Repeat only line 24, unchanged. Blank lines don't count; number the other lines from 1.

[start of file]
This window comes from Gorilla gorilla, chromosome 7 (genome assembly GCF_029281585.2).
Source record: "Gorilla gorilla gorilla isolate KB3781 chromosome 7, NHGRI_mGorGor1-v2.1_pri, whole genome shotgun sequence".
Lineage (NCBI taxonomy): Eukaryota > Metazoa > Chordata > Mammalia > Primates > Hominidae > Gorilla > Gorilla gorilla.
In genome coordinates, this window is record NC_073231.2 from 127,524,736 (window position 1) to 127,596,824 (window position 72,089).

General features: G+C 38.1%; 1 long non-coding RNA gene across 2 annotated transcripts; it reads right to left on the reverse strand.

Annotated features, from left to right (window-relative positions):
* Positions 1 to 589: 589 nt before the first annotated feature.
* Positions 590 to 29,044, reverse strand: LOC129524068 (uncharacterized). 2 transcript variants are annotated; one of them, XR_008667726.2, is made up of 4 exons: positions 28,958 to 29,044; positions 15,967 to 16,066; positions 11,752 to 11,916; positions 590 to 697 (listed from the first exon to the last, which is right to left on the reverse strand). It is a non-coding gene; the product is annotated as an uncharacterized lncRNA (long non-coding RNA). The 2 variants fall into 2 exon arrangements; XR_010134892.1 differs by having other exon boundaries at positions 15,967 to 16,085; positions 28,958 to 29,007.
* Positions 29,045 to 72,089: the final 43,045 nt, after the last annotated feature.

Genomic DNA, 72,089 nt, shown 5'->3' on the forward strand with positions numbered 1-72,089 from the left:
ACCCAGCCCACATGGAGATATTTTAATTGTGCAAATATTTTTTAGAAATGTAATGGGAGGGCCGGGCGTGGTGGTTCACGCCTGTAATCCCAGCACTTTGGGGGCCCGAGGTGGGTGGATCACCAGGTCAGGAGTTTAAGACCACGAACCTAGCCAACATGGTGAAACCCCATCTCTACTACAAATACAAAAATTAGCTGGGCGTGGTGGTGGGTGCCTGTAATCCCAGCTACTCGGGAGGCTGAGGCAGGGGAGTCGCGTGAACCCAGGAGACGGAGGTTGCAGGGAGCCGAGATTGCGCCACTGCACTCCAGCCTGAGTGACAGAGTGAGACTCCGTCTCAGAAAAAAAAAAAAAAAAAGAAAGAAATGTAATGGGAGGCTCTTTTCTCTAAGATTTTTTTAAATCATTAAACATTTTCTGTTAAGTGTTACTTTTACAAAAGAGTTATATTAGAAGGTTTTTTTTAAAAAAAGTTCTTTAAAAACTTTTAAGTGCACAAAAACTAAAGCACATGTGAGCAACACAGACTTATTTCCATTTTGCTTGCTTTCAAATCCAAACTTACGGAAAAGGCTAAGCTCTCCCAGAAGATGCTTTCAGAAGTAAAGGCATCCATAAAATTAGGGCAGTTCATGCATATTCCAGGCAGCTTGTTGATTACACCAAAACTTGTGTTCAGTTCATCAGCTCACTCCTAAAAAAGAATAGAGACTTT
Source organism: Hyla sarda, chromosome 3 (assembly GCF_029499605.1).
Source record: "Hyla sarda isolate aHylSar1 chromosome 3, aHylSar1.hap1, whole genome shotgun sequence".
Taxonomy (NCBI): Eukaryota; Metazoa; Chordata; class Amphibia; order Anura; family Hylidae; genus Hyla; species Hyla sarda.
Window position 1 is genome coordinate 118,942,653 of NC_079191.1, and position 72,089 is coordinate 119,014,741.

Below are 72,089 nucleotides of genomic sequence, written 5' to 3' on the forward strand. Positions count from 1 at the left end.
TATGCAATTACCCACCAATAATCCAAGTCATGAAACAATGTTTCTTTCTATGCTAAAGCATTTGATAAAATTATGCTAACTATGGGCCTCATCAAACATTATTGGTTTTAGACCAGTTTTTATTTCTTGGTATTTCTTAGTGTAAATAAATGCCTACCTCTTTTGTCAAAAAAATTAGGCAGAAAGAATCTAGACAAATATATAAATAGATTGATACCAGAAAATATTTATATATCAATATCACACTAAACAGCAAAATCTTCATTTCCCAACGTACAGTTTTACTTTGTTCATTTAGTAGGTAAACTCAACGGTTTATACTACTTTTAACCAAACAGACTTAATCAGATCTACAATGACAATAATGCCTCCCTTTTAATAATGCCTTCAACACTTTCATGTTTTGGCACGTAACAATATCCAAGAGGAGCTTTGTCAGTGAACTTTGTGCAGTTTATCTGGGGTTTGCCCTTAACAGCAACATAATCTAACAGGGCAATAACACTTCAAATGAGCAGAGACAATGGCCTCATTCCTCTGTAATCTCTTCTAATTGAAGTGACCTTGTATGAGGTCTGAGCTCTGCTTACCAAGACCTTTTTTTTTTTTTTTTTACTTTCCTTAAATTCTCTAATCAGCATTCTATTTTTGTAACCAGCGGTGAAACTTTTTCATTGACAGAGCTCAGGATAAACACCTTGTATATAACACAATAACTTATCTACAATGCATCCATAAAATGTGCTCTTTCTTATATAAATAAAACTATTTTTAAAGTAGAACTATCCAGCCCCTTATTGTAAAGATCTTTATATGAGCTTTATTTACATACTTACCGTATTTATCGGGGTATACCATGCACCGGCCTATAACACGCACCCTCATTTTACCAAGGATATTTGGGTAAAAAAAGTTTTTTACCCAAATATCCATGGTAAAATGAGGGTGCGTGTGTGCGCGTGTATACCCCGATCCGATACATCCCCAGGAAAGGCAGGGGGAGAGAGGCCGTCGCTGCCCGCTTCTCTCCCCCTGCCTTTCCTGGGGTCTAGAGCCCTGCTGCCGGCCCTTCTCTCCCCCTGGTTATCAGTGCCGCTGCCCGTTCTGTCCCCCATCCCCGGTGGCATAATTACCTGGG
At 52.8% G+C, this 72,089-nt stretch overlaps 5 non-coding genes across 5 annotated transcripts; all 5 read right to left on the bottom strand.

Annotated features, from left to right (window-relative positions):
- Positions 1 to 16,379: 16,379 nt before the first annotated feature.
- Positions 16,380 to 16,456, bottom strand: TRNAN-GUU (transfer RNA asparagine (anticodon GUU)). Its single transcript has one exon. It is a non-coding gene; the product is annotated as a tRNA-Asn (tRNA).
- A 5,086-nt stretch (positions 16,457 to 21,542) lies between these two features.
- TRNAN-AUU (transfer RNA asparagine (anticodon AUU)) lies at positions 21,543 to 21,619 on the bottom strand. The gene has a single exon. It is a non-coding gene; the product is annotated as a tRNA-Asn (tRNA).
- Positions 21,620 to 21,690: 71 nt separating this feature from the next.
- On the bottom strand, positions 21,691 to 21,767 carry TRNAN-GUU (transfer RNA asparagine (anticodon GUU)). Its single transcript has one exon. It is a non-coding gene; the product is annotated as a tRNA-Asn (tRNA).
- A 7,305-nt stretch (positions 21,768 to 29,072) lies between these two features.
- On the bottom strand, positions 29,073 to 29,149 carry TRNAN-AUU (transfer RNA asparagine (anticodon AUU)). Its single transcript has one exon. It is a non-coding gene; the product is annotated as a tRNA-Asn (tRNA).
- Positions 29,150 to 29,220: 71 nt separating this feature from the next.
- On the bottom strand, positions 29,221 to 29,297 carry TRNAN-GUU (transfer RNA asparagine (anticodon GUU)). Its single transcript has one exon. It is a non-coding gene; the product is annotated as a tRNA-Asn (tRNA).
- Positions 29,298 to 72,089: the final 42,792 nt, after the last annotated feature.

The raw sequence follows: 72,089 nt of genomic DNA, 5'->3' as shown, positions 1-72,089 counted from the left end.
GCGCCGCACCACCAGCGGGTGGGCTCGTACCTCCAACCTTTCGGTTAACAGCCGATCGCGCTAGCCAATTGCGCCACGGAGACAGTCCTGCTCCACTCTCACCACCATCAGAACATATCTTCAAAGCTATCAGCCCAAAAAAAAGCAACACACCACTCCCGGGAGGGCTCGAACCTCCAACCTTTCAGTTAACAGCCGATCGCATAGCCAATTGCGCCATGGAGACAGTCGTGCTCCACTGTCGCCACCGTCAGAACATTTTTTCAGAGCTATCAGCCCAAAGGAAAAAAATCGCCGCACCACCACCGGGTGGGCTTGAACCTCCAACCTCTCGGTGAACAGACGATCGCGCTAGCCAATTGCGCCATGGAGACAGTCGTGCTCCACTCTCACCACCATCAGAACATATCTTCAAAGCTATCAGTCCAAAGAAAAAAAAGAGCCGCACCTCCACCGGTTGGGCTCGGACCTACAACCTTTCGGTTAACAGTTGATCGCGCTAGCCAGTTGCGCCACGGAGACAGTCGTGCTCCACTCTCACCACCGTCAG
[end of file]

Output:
- Positions 21,620 to 21,690: 71 nt separating this feature from the next.